SOMEBODY THAT I USED TO KNOW
Although it’s been five years since sixteen-year-old Quinn Hardwick last saw Wesley Boyle, she hasn’t forgotten her former childhood friend. Or how he ruined her life.
After all, it’s thanks to Wesley that her parents divorced. Without her mom to keep him in line, her dad’s gambling addiction has spun out of control. And Quinn is convinced that all of her family’s problems can be traced back to the night Wesley opened his big mouth.
When he’s hired to work alongside Quinn at Tudor Tymes, a cheesy medieval restaurant, she’s determined to get him out of her life and even out the score in the best way she can think of: get him fired.
Unfortunately, getting rid of Wesley isn’t as easy as she’d hoped. He infiltrates her social circle, joins the school band and hijacks her dream trip to England — a trip that is suddenly in jeopardy when her dad needs help paying off his bookie.
But when Quinn finds herself falling for Wesley, she has to figure out whether getting revenge is worth it, or if letting go is really the key to getting over the past.
King Henry VIII won’t shut up.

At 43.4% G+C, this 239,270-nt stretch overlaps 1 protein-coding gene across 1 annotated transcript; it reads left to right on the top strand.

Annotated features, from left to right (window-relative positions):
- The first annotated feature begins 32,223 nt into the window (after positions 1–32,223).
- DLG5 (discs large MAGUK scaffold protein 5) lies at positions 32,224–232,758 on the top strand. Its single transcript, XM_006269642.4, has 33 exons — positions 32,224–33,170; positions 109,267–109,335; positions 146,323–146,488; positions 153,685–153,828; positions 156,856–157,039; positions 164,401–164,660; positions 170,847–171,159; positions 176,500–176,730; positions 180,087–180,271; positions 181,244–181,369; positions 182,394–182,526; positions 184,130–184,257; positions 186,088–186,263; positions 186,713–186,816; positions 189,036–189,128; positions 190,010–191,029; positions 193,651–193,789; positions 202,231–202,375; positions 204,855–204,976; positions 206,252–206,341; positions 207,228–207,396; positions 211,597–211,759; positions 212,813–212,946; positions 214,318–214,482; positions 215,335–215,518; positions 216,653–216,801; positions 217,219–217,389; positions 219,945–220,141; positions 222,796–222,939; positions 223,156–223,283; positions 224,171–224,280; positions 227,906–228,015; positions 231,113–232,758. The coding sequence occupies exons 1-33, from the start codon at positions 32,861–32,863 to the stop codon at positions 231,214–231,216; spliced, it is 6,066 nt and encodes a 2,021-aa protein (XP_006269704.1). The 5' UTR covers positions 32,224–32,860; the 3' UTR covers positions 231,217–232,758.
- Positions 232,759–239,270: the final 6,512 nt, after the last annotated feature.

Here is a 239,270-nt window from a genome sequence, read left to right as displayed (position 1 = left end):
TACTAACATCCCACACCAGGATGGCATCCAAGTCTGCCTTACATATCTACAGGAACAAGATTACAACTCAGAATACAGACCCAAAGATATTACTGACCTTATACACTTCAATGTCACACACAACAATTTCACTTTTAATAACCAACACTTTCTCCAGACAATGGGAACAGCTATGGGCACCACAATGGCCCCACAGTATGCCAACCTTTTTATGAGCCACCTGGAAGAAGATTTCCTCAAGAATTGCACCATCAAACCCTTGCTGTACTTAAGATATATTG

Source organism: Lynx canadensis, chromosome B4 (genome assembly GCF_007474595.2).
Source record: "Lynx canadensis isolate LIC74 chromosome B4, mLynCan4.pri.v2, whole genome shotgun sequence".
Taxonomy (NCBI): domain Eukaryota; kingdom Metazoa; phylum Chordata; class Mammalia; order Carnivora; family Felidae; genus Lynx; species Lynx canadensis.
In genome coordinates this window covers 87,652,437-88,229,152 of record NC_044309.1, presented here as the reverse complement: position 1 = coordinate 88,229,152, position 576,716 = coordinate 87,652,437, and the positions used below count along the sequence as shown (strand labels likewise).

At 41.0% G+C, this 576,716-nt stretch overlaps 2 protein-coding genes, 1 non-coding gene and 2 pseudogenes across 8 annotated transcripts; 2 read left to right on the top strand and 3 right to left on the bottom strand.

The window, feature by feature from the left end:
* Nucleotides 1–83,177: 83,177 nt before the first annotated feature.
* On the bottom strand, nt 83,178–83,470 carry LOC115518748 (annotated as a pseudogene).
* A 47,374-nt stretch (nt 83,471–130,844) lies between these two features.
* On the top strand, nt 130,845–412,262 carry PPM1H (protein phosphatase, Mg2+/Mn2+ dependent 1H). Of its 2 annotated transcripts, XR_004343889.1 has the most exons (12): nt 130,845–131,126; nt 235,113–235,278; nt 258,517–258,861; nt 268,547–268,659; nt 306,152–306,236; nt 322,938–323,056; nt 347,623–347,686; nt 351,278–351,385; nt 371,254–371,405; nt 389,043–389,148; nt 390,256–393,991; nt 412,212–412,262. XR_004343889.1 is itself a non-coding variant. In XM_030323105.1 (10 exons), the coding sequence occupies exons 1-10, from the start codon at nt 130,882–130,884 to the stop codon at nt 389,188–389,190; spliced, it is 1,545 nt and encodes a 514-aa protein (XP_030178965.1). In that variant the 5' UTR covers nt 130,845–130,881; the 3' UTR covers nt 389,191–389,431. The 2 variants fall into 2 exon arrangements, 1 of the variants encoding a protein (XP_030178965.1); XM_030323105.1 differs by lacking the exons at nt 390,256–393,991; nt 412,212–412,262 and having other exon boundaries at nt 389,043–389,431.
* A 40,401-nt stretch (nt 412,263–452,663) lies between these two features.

Not the real King Henry VIII, obviously. That would be crazy, since the dude’s been dead for about six hundred years. My King Henry VIII is really Alan Rickles, retired weatherman/local dinner theatre actor.
He’s been talking to me for the past five minutes, even though it should be clear from the platters of food I’m holding that I’m on my way to a table. My arms ache from trying to keep the heavy silver trays balanced—each one is weighted down with a rapidly-cooling turkey leg, tiny potatoes and butter-glazed carrots, long green stems still attached. All of which our customers are invited to enjoy with their fingers instead of silverware, because knives and forks weren’t used in the fifteenth century. At least not in King Henry’s court.
Tudor Tymes management insists we hold true to the little details, even though it means we go through, like, five thousand paper napkins a night. Somehow the fact that paper napkins didn’t exist in the Middle Ages is overlooked.
“Anne. Everyone always blames me for what happened to Anne,” Alan booms theatrically. “That’s all anyone remembers me for.”
Of course that’s what we remember him for. Henry had two of his wives beheaded. Not something people easily forget, even five hundred years later.
“What about all the good I did for England?” Alan strokes his thick brown beard. I’m convinced it’s the reason he got the gig in the first place. That and the thirty extra pounds he gained for the role.